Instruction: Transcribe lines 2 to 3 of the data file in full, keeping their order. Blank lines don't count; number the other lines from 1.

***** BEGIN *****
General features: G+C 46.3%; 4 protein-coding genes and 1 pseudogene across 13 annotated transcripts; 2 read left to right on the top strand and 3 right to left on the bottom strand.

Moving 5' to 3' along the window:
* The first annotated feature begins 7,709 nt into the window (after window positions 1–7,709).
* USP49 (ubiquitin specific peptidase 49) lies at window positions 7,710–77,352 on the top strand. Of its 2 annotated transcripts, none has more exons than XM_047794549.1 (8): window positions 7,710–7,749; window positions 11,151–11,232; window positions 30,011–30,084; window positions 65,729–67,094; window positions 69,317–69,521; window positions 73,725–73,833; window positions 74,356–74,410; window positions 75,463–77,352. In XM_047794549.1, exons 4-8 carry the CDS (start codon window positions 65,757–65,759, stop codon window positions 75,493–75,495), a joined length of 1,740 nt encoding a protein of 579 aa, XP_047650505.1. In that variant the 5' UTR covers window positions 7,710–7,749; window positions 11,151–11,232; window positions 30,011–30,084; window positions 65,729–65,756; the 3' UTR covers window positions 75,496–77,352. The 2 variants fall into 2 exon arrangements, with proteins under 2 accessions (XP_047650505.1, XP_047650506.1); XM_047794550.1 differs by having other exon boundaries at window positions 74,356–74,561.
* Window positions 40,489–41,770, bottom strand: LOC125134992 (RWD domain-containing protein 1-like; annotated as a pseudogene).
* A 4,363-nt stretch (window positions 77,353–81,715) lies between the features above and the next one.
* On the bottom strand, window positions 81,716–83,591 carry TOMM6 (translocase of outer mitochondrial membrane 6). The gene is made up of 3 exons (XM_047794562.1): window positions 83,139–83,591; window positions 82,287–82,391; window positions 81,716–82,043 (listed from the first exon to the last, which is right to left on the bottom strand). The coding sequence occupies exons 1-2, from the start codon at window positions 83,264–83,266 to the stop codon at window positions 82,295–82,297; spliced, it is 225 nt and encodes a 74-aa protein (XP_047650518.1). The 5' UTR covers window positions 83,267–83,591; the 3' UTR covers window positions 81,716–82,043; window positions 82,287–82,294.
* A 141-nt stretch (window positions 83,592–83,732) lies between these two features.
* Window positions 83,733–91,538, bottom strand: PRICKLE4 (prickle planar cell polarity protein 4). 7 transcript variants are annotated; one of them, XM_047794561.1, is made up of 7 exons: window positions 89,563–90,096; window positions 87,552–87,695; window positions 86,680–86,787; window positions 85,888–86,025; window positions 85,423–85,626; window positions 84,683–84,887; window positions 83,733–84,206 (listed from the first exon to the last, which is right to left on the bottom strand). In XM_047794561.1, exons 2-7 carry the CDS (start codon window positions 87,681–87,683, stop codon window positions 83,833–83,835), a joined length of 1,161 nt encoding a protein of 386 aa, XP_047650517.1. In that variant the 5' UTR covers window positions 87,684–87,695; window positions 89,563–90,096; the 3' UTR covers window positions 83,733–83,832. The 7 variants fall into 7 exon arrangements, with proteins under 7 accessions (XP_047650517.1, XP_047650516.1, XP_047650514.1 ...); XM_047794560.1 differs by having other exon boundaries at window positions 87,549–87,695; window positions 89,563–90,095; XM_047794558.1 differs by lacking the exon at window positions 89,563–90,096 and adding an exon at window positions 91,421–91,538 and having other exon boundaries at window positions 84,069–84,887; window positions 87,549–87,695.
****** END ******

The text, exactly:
Moving 5' to 3' along the window:
* The first annotated feature begins 7,709 nt into the window (after window positions 1–7,709).